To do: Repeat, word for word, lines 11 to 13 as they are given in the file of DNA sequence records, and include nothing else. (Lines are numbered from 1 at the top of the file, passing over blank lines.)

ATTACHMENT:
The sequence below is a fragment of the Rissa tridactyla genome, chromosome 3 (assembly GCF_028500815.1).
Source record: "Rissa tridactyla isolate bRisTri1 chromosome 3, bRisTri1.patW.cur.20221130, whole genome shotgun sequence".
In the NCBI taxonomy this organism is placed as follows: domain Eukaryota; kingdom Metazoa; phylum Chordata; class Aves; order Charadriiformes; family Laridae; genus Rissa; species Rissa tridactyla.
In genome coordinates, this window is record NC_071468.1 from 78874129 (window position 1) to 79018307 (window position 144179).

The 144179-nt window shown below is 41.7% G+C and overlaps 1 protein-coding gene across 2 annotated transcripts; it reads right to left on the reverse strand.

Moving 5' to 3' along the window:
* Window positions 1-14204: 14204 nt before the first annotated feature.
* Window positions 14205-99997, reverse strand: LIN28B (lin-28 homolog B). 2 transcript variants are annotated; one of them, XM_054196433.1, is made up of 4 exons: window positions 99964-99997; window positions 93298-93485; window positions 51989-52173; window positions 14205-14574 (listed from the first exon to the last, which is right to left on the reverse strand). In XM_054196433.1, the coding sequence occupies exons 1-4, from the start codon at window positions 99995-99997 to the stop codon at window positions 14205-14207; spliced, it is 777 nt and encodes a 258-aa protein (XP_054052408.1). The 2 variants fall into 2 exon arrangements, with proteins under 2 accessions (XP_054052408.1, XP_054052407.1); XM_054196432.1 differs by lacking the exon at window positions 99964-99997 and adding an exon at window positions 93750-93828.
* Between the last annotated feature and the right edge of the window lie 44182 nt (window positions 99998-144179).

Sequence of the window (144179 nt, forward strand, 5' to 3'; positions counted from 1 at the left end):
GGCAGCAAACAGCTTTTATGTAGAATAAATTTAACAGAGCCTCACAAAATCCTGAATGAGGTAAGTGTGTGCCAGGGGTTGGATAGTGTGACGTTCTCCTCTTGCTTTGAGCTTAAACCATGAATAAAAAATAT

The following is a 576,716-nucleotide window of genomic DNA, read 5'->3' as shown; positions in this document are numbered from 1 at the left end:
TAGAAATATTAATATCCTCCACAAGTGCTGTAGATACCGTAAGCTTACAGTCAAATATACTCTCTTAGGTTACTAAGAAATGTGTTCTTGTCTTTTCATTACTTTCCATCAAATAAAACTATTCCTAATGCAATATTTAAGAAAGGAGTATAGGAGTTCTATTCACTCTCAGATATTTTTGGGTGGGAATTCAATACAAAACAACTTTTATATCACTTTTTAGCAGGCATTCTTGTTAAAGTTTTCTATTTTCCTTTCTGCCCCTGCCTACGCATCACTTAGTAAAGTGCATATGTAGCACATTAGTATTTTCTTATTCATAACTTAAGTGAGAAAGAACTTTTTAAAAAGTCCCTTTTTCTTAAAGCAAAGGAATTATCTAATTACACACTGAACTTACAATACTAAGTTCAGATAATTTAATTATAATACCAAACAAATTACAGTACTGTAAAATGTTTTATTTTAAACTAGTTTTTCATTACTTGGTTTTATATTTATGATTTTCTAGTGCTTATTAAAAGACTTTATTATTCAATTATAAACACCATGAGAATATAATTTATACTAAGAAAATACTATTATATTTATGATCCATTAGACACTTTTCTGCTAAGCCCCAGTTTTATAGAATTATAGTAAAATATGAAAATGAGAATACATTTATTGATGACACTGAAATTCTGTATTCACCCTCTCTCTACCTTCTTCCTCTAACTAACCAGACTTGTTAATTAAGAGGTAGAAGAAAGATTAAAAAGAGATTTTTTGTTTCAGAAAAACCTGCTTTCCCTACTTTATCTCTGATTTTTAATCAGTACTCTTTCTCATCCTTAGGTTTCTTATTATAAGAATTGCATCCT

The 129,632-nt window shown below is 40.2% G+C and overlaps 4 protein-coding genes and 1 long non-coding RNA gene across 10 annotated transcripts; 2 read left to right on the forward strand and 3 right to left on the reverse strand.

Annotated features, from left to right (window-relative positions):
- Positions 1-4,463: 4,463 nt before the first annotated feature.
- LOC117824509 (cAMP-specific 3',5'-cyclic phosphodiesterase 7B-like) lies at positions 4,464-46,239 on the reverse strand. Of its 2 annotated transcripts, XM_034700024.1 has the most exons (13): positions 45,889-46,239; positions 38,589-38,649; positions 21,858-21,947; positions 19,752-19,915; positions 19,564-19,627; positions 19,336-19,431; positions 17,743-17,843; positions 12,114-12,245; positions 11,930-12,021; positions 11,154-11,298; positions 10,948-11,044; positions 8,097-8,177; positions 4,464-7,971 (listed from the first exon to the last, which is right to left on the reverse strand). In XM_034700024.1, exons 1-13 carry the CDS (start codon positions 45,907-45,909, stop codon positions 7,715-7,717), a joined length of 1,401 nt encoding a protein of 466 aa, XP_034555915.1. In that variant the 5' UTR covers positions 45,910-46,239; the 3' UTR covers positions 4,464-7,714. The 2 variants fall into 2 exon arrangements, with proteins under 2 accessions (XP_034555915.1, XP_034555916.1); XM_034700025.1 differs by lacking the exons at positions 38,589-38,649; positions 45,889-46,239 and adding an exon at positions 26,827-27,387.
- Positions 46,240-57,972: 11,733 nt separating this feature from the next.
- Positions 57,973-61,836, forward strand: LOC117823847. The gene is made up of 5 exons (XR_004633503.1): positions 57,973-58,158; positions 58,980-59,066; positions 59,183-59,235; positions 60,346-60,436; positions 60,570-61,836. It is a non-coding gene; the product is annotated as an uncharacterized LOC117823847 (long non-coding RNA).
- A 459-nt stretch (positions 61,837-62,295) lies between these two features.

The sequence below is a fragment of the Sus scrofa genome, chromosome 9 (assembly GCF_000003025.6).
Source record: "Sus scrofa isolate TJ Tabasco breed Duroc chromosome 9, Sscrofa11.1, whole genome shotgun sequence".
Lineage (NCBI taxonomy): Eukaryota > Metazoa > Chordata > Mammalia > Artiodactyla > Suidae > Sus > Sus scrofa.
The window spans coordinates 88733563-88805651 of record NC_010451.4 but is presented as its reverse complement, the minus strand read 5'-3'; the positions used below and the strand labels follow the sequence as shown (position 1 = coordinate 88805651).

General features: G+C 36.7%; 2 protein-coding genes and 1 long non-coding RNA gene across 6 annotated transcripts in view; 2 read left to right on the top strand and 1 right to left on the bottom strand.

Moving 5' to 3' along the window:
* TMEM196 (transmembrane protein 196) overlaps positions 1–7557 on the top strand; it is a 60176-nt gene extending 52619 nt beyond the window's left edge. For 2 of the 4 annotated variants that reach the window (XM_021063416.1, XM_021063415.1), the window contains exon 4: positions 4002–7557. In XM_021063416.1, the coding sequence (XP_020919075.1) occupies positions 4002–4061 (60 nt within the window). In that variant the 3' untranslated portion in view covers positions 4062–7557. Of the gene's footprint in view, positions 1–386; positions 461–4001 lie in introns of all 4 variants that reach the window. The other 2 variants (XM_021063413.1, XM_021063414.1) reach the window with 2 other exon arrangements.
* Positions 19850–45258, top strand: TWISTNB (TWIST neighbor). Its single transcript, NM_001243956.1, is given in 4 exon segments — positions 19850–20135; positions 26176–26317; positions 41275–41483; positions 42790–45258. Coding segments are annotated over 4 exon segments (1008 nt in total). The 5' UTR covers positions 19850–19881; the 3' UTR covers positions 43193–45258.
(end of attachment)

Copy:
GGCAGCAAACAGCTTTTATGTAGAATAAATTTAACAGAGCCTCACAAAATCCTGAATGAGGTAAGTGTGTGCCAGGGGTTGGATAGTGTGACGTTCTCCTCTTGCTTTGAGCTTAAACCATGAATAAAAAATAT

The following is a 576,716-nucleotide window of genomic DNA, read 5'->3' as shown; positions in this document are numbered from 1 at the left end:
TAGAAATATTAATATCCTCCACAAGTGCTGTAGATACCGTAAGCTTACAGTCAAATATACTCTCTTAGGTTACTAAGAAATGTGTTCTTGTCTTTTCATTACTTTCCATCAAATAAAACTATTCCTAATGCAATATTTAAGAAAGGAGTATAGGAGTTCTATTCACTCTCAGATATTTTTGGGTGGGAATTCAATACAAAACAACTTTTATATCACTTTTTAGCAGGCATTCTTGTTAAAGTTTTCTATTTTCCTTTCTGCCCCTGCCTACGCATCACTTAGTAAAGTGCATATGTAGCACATTAGTATTTTCTTATTCATAACTTAAGTGAGAAAGAACTTTTTAAAAAGTCCCTTTTTCTTAAAGCAAAGGAATTATCTAATTACACACTGAACTTACAATACTAAGTTCAGATAATTTAATTATAATACCAAACAAATTACAGTACTGTAAAATGTTTTATTTTAAACTAGTTTTTCATTACTTGGTTTTATATTTATGATTTTCTAGTGCTTATTAAAAGACTTTATTATTCAATTATAAACACCATGAGAATATAATTTATACTAAGAAAATACTATTATATTTATGATCCATTAGACACTTTTCTGCTAAGCCCCAGTTTTATAGAATTATAGTAAAATATGAAAATGAGAATACATTTATTGATGACACTGAAATTCTGTATTCACCCTCTCTCTACCTTCTTCCTCTAACTAACCAGACTTGTTAATTAAGAGGTAGAAGAAAGATTAAAAAGAGATTTTTTGTTTCAGAAAAACCTGCTTTCCCTACTTTATCTCTGATTTTTAATCAGTACTCTTTCTCATCCTTAGGTTTCTTATTATAAGAATTGCATCCT